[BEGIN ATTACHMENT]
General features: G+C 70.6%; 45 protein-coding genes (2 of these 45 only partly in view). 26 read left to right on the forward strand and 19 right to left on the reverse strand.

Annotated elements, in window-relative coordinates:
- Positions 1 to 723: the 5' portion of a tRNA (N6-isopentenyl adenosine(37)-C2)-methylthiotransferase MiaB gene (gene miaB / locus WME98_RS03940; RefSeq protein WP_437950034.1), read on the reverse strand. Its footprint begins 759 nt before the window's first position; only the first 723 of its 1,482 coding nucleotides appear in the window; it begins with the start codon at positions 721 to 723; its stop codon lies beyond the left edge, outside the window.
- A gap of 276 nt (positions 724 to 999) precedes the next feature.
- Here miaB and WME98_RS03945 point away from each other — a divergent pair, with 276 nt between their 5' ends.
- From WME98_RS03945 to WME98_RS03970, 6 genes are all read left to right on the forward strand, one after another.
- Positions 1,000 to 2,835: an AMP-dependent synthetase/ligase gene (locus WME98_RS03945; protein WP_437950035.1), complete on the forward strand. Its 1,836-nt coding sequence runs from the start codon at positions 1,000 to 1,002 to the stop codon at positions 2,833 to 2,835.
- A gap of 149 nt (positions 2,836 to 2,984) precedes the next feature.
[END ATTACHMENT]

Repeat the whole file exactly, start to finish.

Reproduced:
General features: G+C 70.6%; 45 protein-coding genes (2 of these 45 only partly in view). 26 read left to right on the forward strand and 19 right to left on the reverse strand.

Annotated elements, in window-relative coordinates:
- Positions 1 to 723: the 5' portion of a tRNA (N6-isopentenyl adenosine(37)-C2)-methylthiotransferase MiaB gene (gene miaB / locus WME98_RS03940; RefSeq protein WP_437950034.1), read on the reverse strand. Its footprint begins 759 nt before the window's first position; only the first 723 of its 1,482 coding nucleotides appear in the window; it begins with the start codon at positions 721 to 723; its stop codon lies beyond the left edge, outside the window.
- A gap of 276 nt (positions 724 to 999) precedes the next feature.
- Here miaB and WME98_RS03945 point away from each other — a divergent pair, with 276 nt between their 5' ends.
- From WME98_RS03945 to WME98_RS03970, 6 genes are all read left to right on the forward strand, one after another.
- Positions 1,000 to 2,835: an AMP-dependent synthetase/ligase gene (locus WME98_RS03945; protein WP_437950035.1), complete on the forward strand. Its 1,836-nt coding sequence runs from the start codon at positions 1,000 to 1,002 to the stop codon at positions 2,833 to 2,835.
- A gap of 149 nt (positions 2,836 to 2,984) precedes the next feature.